The Collection for the Saints
Paul moves from discussing the past to discussing the present need to aid the brethren in Judea. He had told the Corinthians how much confidence he had in them (II Corinthians 7:4), he mentioned their eagerness to please Paul and do what was right (II Corinthians 7:7, 12), and their good treatment of Titus (II Corinthians 7:15-16). Now there is a matter in which Paul wants them to further demonstrate their love.
The Macedonians’ gift (II Corinthians 8:1-5)
Paul is currently in Macedonia with Titus and he wanted to pass on the news of what the brethren in Macedonia have been doing. God has particularly blessed the churches there because of their generosity. The churches in Macedonia, such as Philippi, are frequently mentioned as being liberal with what they have (Philippians 4:10, 15-16, 18). Here Paul lets us know that this generosity did not stem from great wealth, but from the brethren’s character.
The region suffered much persecution against the church (Acts 16:17-23; 17:5-9; I Thessalonians 2:14; II Thessalonians 1:6-7) and the economy was depressed; yet, they had an abundance of joy that overflowed into their liberality (Philippians 1:9-11, 25-26; I Thessalonians 1:6-8). They could have written the brethren in Judea and said, we certainly understand what you are going through, we’re having a tough time of it too. But they didn’t Paul testified that they willingly gave as they were able and beyond (Mark 12:41-44). They insisted on Paul taking funds that he thought they could not afford. But they were urgent to help and desired to share in helping the saints in Judea (Romans 15:25-26).
Paul had hopes that the churches in Macedonia and Achaia would aid the brethren and thus strengthen the ties between brethren in various parts of the world, but the Macedonians exceeded his expectations. It wasn’t the amount of money that impressed Paul, it was their attitude. Paul said they willingly gave in II Corinthians 8:3. The Greek word is authairetos, which means self-chosen or voluntarily. It wasn’t because passionate speeches stirred them to reach deep in their pockets during a height of emotion. These people wanted to give of their own free will. No one was expecting them to give much, but they gave more because they wanted to do so (Mark 14:3-9).
However, more important to Paul was the fact that they first gave of themselves (Romans 12:1-2; 6:13; Proverbs 3:9). God isn’t looking for people’s money. He doesn’t need anything from us (Psalms 50:8-15), but when God is put first, blessings come (Ephesians 3:20-21; Proverbs 19:17; 10:13). This is what God wants (Philippians 2:13).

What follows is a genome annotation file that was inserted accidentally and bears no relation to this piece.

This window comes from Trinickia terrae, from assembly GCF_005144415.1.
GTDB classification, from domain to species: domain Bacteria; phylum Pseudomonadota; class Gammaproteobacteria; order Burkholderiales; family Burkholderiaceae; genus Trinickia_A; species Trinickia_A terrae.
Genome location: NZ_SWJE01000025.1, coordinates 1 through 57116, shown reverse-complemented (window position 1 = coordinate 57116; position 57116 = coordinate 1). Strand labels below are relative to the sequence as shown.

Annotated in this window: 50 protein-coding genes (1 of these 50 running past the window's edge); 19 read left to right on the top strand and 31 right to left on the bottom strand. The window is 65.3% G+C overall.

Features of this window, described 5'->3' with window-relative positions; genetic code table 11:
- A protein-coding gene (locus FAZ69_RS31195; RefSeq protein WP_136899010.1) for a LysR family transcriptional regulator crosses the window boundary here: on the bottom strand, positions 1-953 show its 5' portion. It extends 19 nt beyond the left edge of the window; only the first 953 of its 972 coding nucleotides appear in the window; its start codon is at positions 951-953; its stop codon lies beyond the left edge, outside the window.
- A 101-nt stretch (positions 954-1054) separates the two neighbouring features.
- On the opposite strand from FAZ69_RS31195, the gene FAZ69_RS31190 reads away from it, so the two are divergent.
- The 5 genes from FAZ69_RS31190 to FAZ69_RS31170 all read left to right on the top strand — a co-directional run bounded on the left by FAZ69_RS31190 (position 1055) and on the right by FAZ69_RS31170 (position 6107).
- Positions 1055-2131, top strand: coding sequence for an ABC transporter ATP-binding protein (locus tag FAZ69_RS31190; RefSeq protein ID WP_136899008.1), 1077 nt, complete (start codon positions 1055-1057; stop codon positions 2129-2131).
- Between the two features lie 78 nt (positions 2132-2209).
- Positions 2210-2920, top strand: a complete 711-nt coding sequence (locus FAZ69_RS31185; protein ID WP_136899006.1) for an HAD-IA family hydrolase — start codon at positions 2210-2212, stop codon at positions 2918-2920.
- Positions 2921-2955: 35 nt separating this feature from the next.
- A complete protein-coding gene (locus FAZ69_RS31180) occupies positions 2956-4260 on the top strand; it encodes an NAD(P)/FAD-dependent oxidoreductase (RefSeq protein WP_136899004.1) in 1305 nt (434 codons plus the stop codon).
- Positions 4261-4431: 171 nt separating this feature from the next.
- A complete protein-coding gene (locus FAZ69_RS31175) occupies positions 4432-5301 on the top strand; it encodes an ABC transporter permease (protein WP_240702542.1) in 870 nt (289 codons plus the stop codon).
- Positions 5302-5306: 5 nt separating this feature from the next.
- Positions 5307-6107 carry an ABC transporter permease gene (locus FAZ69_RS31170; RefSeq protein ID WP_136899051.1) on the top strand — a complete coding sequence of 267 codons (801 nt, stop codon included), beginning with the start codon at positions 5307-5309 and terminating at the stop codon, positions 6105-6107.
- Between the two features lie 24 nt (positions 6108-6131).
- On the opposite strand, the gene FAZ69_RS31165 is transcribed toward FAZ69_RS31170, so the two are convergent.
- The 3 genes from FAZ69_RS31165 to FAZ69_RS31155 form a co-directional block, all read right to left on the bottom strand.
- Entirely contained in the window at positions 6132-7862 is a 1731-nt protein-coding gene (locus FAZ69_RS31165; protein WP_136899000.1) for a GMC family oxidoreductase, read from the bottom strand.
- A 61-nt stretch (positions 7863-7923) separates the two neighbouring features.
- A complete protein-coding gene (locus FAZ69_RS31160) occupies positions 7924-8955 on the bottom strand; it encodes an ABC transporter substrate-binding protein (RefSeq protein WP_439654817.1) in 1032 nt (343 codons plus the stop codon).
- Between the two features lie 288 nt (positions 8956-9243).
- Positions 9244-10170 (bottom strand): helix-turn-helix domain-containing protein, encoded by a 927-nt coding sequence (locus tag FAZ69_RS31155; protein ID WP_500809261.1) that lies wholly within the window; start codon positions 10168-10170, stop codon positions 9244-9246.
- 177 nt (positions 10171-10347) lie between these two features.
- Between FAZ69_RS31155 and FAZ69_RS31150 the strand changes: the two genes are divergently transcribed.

The Corinthians’ gift (II Corinthians 8:6-15)
Titus had started the collection in Corinth as Paul has urged in I Corinthians 16:1-2. Paul wants him to see it finished as well. They have succeeded in other matters (I Corinthians 1:5), so Paul urges them to succeed in this matter of giving as well. Yet, Paul isn’t making this a command to them. The gift being sent is to be something freely given.
It is easy to talk about your love for others, but it is a different matter to do something to demonstrate what you claim. Paul is giving them an opportunity to prove the genuineness of their love by showing them what others were doing. Using the church in Macedonia as examples, Paul hopes to push the Corinthians to reach further than they might have. The great example, however, is that of Jesus who left the glories of heaven, becoming poor in order to make us rich (Luke 9:58; Philippians 2:5-8). Anything we do is insufficient in comparison to our Lord. Since Christ did this for us, we ought to do smaller but similar things for others (I John 3:16).
Paul also advises that the collection be made because it benefitted the Corinthians to work toward and complete a noble task. The Greek word Paul uses is sumphero. Sumphero refers to actions that are ultimately for good, though they may not appear to be good at the present time (Matthew 5:29-30; John 16:7). Thus, Paul understands that what he is asking isn’t without a price, but he also knows that the benefits it will bring are greater than the cost. To gain that benefit, there must be a desire, a doing, and a completion (Hebrews 13:16; James 2:15-16).